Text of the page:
The British referendum has Already Damaged Europe: The Handelsbanken Viewpoint

 

Eurozone risks are growing

Pierre Carlsson at Handelsbanken tells us why the Eurozone is already a big loser of the frictions caused by the United Kingdom's referendum on continued European Union membership:

It is probably safe to say that the pound will lose even more ground, should the outcome of the EU-referendum be for UK to leave the union.

Apart from struggling with a new trade agreement, direct investments from abroad will take a huge hit.

In fact, they have already started to decline out of fear of Brexit.

UK current account balance

Above: The country’s current account deficit is growing, and as noted by Bank of England Governor Carney, a Brexit will see the required investor inflows needed to negate this deficit potentially dry up.

It seems the eurozone also has a lot at risk.

The nationalist movements are gaining ground all over Europe, both in the eurozone and in other EU-countries.

Anti-EU parties are strong within core countries like the Netherlands, Belgium and France.

The UK has never been part of the common currency but undoubtedly, a British exit would fuel the protectionist tendencies that now exist in several European countries that reduce the basis for solidarity solutions in areas such as Greek government finances and weak Italian banks.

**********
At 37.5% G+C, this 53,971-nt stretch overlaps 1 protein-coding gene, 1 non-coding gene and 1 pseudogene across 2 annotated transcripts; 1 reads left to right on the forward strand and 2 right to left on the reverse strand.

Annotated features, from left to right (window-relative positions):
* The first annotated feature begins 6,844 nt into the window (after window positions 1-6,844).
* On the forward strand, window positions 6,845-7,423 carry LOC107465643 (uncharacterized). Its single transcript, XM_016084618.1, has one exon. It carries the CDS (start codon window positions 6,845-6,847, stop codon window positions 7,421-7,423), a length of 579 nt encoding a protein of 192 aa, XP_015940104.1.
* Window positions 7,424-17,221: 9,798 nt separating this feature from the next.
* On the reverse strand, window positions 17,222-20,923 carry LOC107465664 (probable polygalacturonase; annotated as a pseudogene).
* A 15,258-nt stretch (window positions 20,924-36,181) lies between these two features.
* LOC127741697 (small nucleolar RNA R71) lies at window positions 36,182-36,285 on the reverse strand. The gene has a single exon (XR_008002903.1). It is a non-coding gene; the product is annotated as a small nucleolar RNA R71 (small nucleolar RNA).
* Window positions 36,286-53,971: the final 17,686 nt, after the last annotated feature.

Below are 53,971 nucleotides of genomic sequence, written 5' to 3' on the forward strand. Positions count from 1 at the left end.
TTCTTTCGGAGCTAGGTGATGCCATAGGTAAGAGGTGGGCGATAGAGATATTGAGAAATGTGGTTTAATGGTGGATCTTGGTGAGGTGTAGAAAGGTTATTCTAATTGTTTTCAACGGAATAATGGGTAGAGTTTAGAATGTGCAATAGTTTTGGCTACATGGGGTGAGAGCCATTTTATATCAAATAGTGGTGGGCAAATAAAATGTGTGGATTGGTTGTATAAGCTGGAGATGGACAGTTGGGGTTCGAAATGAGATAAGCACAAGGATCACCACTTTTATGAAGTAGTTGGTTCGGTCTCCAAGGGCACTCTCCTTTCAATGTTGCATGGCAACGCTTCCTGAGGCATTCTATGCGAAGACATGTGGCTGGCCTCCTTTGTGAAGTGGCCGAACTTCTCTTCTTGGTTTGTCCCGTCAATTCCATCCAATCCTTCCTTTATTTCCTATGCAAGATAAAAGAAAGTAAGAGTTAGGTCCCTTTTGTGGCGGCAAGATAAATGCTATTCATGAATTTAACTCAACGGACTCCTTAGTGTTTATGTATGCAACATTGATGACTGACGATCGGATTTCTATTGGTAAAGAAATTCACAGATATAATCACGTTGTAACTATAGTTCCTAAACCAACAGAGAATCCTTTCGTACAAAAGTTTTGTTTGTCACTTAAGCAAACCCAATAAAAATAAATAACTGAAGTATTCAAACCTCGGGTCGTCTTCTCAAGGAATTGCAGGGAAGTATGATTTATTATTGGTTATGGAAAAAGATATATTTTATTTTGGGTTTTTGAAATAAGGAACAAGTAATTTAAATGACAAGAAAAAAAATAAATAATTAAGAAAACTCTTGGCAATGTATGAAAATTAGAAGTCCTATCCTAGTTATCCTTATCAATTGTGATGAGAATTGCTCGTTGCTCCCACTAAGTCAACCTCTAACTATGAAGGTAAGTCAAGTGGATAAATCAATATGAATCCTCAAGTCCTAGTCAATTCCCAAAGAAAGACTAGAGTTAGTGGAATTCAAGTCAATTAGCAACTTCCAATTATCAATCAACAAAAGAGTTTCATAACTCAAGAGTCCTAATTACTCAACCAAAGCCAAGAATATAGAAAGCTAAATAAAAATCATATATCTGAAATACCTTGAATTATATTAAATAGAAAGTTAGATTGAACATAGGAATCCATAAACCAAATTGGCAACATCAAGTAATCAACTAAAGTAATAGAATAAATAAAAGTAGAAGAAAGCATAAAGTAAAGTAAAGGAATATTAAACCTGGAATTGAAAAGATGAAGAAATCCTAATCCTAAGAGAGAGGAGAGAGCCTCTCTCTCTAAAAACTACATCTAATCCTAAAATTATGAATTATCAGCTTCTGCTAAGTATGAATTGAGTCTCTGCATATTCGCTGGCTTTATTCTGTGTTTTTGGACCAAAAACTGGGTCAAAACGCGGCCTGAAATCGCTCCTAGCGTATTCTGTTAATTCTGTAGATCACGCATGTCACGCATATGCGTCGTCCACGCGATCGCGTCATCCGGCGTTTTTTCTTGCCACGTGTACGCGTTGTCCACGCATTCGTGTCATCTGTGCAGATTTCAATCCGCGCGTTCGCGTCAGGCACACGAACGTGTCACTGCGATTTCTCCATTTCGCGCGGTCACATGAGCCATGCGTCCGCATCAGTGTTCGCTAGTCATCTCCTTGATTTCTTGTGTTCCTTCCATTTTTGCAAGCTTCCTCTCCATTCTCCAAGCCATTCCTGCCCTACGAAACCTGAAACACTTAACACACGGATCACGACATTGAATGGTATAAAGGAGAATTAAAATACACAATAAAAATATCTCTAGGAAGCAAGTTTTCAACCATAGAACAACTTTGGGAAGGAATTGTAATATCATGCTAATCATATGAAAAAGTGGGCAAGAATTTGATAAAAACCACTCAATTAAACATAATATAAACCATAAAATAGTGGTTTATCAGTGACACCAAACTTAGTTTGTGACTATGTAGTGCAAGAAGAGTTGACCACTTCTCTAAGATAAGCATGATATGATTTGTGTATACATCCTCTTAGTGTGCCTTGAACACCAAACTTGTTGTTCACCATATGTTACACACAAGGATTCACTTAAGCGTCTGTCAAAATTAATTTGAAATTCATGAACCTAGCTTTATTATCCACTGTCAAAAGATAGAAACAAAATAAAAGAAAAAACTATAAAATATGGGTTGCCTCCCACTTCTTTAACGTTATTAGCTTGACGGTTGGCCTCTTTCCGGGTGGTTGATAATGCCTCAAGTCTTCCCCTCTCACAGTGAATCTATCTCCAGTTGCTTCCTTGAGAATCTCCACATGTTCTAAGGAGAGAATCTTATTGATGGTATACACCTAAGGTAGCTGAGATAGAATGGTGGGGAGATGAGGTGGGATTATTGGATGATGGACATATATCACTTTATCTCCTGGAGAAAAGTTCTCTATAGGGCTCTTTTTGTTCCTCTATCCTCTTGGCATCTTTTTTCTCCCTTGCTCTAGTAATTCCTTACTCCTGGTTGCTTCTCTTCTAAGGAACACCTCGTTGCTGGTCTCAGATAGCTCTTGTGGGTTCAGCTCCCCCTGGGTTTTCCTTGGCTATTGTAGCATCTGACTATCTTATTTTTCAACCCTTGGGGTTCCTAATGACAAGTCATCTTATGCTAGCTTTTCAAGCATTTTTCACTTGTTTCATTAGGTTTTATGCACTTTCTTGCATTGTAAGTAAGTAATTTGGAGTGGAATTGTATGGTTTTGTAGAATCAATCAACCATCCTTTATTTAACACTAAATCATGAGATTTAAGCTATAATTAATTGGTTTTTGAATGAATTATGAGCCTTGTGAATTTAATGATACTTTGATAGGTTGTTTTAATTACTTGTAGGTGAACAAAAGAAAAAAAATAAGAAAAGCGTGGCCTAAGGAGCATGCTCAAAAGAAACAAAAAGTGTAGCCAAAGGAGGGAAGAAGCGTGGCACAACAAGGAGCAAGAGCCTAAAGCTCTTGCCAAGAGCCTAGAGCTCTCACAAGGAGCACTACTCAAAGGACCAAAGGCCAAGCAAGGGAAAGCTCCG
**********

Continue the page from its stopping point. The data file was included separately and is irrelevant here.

As a consequence, the referendum will also directly affect the euro.

If the UK stays in, the renegotiations have already created bad blood, and other countries are already making demands for their own renegotiations.

After the relief that many will feel if the UK decides to stay, the next obvious question will be whether it was worth it.

On top of the British referendum, we see another series of tough challenges to the EU and the eurozone over the next year or so.

Next year, elections will be held in the Netherlands, France and Germany, and it is very likely that the EU question will dominate the debates.

In the Netherlands and France at least, there will be powerful voices raised for new agreements or exits from the Union.

In July, a month after the British vote, Greece has large loan maturities with the IMF and ECB.

Today, the IMF is putting a lot of pressure on the EU and Germany to either take over their parts of the support package or to writedown the debt.

The problem with the banks – mainly the Italian ones – has just been swept under the rug and could erupt at any time.

The great wave of emigration from Syria and Afghanistan will commence again during the spring and continue to raise tensions within the EU.

It seems that the EU and the euro have nothing to gain in the upcoming British referendum; but of course, the worst outcome would be a Brexit

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